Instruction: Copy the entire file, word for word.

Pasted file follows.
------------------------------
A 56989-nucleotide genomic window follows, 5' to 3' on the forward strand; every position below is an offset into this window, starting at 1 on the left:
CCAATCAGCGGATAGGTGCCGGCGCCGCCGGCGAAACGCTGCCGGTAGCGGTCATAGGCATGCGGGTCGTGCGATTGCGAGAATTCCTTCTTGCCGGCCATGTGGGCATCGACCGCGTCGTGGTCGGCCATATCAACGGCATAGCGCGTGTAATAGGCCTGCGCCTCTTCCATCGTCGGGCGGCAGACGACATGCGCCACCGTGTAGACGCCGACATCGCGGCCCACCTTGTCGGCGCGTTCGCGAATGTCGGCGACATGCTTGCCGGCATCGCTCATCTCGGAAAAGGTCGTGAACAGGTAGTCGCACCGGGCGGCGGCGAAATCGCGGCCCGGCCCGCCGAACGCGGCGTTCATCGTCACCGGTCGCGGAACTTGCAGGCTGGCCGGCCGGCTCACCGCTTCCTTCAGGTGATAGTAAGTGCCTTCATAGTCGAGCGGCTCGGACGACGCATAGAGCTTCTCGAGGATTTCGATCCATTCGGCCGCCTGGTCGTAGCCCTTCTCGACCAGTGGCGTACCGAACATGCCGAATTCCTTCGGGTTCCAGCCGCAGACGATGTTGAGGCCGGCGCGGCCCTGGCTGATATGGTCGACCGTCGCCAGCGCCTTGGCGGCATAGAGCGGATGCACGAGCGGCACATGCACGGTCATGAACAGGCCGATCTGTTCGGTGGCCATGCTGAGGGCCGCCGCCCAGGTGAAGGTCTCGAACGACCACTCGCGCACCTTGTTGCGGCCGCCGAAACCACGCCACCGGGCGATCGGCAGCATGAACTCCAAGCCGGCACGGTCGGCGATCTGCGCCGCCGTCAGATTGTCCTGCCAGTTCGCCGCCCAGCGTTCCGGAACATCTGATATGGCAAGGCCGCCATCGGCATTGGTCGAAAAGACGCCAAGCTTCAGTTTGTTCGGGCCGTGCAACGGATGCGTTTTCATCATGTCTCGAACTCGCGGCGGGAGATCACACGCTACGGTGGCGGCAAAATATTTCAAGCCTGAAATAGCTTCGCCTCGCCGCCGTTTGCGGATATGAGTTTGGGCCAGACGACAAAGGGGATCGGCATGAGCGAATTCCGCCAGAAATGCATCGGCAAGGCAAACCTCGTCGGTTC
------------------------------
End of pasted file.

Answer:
A 56989-nucleotide genomic window follows, 5' to 3' on the forward strand; every position below is an offset into this window, starting at 1 on the left:
CCAATCAGCGGATAGGTGCCGGCGCCGCCGGCGAAACGCTGCCGGTAGCGGTCATAGGCATGCGGGTCGTGCGATTGCGAGAATTCCTTCTTGCCGGCCATGTGGGCATCGACCGCGTCGTGGTCGGCCATATCAACGGCATAGCGCGTGTAATAGGCCTGCGCCTCTTCCATCGTCGGGCGGCAGACGACATGCGCCACCGTGTAGACGCCGACATCGCGGCCCACCTTGTCGGCGCGTTCGCGAATGTCGGCGACATGCTTGCCGGCATCGCTCATCTCGGAAAAGGTCGTGAACAGGTAGTCGCACCGGGCGGCGGCGAAATCGCGGCCCGGCCCGCCGAACGCGGCGTTCATCGTCACCGGTCGCGGAACTTGCAGGCTGGCCGGCCGGCTCACCGCTTCCTTCAGGTGATAGTAAGTGCCTTCATAGTCGAGCGGCTCGGACGACGCATAGAGCTTCTCGAGGATTTCGATCCATTCGGCCGCCTGGTCGTAGCCCTTCTCGACCAGTGGCGTACCGAACATGCCGAATTCCTTCGGGTTCCAGCCGCAGACGATGTTGAGGCCGGCGCGGCCCTGGCTGATATGGTCGACCGTCGCCAGCGCCTTGGCGGCATAGAGCGGATGCACGAGCGGCACATGCACGGTCATGAACAGGCCGATCTGTTCGGTGGCCATGCTGAGGGCCGCCGCCCAGGTGAAGGTCTCGAACGACCACTCGCGCACCTTGTTGCGGCCGCCGAAACCACGCCACCGGGCGATCGGCAGCATGAACTCCAAGCCGGCACGGTCGGCGATCTGCGCCGCCGTCAGATTGTCCTGCCAGTTCGCCGCCCAGCGTTCCGGAACATCTGATATGGCAAGGCCGCCATCGGCATTGGTCGAAAAGACGCCAAGCTTCAGTTTGTTCGGGCCGTGCAACGGATGCGTTTTCATCATGTCTCGAACTCGCGGCGGGAGATCACACGCTACGGTGGCGGCAAAATATTTCAAGCCTGAAATAGCTTCGCCTCGCCGCCGTTTGCGGATATGAGTTTGGGCCAGACGACAAAGGGGATCGGCATGAGCGAATTCCGCCAGAAATGCATCGGCAAGGCAAACCTCGTCGGTTC